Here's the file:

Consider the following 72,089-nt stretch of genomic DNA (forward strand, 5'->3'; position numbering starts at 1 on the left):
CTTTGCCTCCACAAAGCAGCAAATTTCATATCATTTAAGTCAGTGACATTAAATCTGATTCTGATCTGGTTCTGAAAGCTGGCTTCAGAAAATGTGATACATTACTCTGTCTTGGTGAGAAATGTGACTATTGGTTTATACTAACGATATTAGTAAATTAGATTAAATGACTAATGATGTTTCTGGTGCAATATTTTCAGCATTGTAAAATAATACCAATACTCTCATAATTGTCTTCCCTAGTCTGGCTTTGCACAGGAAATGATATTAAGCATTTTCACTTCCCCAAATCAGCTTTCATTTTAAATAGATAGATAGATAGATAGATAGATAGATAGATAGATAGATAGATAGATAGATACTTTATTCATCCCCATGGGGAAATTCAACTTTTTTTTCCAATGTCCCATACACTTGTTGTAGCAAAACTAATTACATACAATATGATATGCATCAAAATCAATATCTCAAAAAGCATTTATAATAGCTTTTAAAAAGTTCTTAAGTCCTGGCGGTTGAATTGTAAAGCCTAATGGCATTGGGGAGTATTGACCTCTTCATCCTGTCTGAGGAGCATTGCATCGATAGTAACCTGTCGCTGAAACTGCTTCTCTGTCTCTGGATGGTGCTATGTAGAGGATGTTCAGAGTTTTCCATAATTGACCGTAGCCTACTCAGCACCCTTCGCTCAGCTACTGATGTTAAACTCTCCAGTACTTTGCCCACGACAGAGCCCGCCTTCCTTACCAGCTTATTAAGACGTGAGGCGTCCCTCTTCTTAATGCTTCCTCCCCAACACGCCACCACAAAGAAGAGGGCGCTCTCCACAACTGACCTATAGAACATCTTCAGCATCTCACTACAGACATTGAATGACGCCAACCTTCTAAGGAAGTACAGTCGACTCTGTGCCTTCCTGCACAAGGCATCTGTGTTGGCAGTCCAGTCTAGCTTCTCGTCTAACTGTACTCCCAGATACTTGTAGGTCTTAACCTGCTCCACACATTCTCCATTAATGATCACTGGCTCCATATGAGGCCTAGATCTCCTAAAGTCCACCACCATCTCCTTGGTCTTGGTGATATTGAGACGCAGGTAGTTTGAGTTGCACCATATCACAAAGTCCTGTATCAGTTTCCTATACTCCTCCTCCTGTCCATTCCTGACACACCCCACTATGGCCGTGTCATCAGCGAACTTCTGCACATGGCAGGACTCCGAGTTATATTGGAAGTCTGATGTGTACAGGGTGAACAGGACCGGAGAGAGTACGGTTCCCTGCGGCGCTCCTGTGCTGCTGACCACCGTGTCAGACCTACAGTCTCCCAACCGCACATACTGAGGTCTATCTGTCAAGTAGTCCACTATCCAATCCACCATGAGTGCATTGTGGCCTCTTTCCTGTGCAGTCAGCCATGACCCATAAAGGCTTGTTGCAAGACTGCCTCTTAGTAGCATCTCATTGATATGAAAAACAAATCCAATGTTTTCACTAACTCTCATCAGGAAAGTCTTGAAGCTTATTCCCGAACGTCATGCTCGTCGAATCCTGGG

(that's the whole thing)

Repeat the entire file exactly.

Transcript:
Consider the following 72,089-nt stretch of genomic DNA (forward strand, 5'->3'; position numbering starts at 1 on the left):
CTTTGCCTCCACAAAGCAGCAAATTTCATATCATTTAAGTCAGTGACATTAAATCTGATTCTGATCTGGTTCTGAAAGCTGGCTTCAGAAAATGTGATACATTACTCTGTCTTGGTGAGAAATGTGACTATTGGTTTATACTAACGATATTAGTAAATTAGATTAAATGACTAATGATGTTTCTGGTGCAATATTTTCAGCATTGTAAAATAATACCAATACTCTCATAATTGTCTTCCCTAGTCTGGCTTTGCACAGGAAATGATATTAAGCATTTTCACTTCCCCAAATCAGCTTTCATTTTAAATAGATAGATAGATAGATAGATAGATAGATAGATAGATAGATAGATAGATAGATACTTTATTCATCCCCATGGGGAAATTCAACTTTTTTTTCCAATGTCCCATACACTTGTTGTAGCAAAACTAATTACATACAATATGATATGCATCAAAATCAATATCTCAAAAAGCATTTATAATAGCTTTTAAAAAGTTCTTAAGTCCTGGCGGTTGAATTGTAAAGCCTAATGGCATTGGGGAGTATTGACCTCTTCATCCTGTCTGAGGAGCATTGCATCGATAGTAACCTGTCGCTGAAACTGCTTCTCTGTCTCTGGATGGTGCTATGTAGAGGATGTTCAGAGTTTTCCATAATTGACCGTAGCCTACTCAGCACCCTTCGCTCAGCTACTGATGTTAAACTCTCCAGTACTTTGCCCACGACAGAGCCCGCCTTCCTTACCAGCTTATTAAGACGTGAGGCGTCCCTCTTCTTAATGCTTCCTCCCCAACACGCCACCACAAAGAAGAGGGCGCTCTCCACAACTGACCTATAGAACATCTTCAGCATCTCACTACAGACATTGAATGACGCCAACCTTCTAAGGAAGTACAGTCGACTCTGTGCCTTCCTGCACAAGGCATCTGTGTTGGCAGTCCAGTCTAGCTTCTCGTCTAACTGTACTCCCAGATACTTGTAGGTCTTAACCTGCTCCACACATTCTCCATTAATGATCACTGGCTCCATATGAGGCCTAGATCTCCTAAAGTCCACCACCATCTCCTTGGTCTTGGTGATATTGAGACGCAGGTAGTTTGAGTTGCACCATATCACAAAGTCCTGTATCAGTTTCCTATACTCCTCCTCCTGTCCATTCCTGACACACCCCACTATGGCCGTGTCATCAGCGAACTTCTGCACATGGCAGGACTCCGAGTTATATTGGAAGTCTGATGTGTACAGGGTGAACAGGACCGGAGAGAGTACGGTTCCCTGCGGCGCTCCTGTGCTGCTGACCACCGTGTCAGACCTACAGTCTCCCAACCGCACATACTGAGGTCTATCTGTCAAGTAGTCCACTATCCAATCCACCATGAGTGCATTGTGGCCTCTTTCCTGTGCAGTCAGCCATGACCCATAAAGGCTTGTTGCAAGACTGCCTCTTAGTAGCATCTCATTGATATGAAAAACAAATCCAATGTTTTCACTAACTCTCATCAGGAAAGTCTTGAAGCTTATTCCCGAACGTCATGCTCGTCGAATCCTGGG